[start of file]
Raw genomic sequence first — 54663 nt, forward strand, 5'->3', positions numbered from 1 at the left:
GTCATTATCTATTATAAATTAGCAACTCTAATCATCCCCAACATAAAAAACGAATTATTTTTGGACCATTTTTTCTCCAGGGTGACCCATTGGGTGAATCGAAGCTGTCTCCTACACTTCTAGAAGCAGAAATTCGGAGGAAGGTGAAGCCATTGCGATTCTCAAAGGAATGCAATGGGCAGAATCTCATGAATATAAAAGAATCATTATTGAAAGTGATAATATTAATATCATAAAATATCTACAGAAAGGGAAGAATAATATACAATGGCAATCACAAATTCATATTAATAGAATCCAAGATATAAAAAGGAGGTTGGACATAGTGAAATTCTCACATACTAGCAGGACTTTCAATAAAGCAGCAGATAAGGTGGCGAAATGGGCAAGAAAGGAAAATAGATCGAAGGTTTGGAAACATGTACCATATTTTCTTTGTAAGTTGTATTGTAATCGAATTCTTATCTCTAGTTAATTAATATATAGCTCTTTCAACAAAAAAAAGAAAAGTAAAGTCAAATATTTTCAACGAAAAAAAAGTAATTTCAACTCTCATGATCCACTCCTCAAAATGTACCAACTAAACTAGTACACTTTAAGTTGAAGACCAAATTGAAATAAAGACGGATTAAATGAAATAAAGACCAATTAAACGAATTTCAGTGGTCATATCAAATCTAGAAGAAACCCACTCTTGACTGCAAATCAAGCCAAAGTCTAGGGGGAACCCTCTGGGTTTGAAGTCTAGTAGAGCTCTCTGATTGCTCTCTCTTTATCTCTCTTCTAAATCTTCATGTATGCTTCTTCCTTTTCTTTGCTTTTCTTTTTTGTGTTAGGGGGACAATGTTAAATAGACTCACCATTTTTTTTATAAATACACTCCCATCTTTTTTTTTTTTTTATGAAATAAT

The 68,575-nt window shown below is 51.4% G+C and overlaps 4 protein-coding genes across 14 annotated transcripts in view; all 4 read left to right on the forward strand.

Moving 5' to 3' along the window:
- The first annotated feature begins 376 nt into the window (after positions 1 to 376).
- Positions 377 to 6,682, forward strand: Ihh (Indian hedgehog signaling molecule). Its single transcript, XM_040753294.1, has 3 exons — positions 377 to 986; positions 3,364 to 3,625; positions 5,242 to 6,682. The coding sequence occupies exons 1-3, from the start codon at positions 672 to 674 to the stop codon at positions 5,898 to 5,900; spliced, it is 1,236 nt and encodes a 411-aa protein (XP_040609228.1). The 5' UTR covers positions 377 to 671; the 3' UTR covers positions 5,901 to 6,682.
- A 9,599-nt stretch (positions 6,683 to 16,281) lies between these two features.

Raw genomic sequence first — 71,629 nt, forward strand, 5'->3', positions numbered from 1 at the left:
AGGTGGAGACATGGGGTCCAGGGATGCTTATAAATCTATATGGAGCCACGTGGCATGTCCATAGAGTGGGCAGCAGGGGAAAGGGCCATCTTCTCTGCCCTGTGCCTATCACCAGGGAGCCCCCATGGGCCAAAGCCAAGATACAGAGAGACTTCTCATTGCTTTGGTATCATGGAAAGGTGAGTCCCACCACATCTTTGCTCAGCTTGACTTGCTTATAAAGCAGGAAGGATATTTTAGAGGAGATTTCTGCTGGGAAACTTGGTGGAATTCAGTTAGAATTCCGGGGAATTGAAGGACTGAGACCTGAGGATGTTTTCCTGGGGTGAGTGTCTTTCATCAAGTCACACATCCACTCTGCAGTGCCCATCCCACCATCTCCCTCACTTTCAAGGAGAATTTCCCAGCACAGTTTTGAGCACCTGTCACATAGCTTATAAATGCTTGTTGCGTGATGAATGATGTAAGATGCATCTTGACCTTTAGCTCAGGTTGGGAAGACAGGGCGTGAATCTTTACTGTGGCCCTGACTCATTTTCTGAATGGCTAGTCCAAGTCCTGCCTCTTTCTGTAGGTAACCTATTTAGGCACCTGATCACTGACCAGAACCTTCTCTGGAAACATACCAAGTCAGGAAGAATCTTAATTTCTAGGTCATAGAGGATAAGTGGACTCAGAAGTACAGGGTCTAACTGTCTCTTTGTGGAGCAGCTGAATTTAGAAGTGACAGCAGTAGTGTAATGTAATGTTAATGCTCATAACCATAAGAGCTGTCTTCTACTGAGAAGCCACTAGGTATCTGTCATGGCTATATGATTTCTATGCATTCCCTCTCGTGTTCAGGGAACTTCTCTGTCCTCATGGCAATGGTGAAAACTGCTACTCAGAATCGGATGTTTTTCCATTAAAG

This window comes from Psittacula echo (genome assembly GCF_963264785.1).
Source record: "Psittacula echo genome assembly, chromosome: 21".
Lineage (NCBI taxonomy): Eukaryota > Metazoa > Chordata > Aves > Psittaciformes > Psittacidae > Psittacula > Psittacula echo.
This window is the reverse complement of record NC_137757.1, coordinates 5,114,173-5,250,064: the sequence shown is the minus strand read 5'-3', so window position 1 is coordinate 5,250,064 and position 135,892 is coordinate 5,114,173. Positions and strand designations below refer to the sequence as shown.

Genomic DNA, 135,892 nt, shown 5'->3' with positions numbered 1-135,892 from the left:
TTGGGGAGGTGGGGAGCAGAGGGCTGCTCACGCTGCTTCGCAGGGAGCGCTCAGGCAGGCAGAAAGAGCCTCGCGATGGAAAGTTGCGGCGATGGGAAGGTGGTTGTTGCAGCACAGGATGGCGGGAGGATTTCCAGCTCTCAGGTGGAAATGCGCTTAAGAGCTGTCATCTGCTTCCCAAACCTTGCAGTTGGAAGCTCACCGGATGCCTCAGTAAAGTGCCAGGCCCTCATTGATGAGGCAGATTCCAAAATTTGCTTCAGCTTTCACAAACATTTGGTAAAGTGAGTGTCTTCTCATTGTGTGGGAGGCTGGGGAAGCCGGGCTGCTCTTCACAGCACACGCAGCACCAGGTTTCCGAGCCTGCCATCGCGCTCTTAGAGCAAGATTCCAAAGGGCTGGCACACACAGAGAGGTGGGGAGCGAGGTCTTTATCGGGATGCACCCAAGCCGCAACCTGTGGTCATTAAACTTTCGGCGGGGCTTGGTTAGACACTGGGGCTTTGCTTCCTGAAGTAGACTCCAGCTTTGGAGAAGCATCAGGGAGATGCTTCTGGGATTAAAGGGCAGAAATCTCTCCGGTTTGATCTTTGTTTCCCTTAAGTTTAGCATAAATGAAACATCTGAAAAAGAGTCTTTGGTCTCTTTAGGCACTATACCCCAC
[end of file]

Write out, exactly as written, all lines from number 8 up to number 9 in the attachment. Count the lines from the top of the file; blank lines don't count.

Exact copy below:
Raw genomic sequence first — 71,629 nt, forward strand, 5'->3', positions numbered from 1 at the left:
AGGTGGAGACATGGGGTCCAGGGATGCTTATAAATCTATATGGAGCCACGTGGCATGTCCATAGAGTGGGCAGCAGGGGAAAGGGCCATCTTCTCTGCCCTGTGCCTATCACCAGGGAGCCCCCATGGGCCAAAGCCAAGATACAGAGAGACTTCTCATTGCTTTGGTATCATGGAAAGGTGAGTCCCACCACATCTTTGCTCAGCTTGACTTGCTTATAAAGCAGGAAGGATATTTTAGAGGAGATTTCTGCTGGGAAACTTGGTGGAATTCAGTTAGAATTCCGGGGAATTGAAGGACTGAGACCTGAGGATGTTTTCCTGGGGTGAGTGTCTTTCATCAAGTCACACATCCACTCTGCAGTGCCCATCCCACCATCTCCCTCACTTTCAAGGAGAATTTCCCAGCACAGTTTTGAGCACCTGTCACATAGCTTATAAATGCTTGTTGCGTGATGAATGATGTAAGATGCATCTTGACCTTTAGCTCAGGTTGGGAAGACAGGGCGTGAATCTTTACTGTGGCCCTGACTCATTTTCTGAATGGCTAGTCCAAGTCCTGCCTCTTTCTGTAGGTAACCTATTTAGGCACCTGATCACTGACCAGAACCTTCTCTGGAAACATACCAAGTCAGGAAGAATCTTAATTTCTAGGTCATAGAGGATAAGTGGACTCAGAAGTACAGGGTCTAACTGTCTCTTTGTGGAGCAGCTGAATTTAGAAGTGACAGCAGTAGTGTAATGTAATGTTAATGCTCATAACCATAAGAGCTGTCTTCTACTGAGAAGCCACTAGGTATCTGTCATGGCTATATGATTTCTATGCATTCCCTCTCGTGTTCAGGGAACTTCTCTGTCCTCATGGCAATGGTGAAAACTGCTACTCAGAATCGGATGTTTTTCCATTAAAG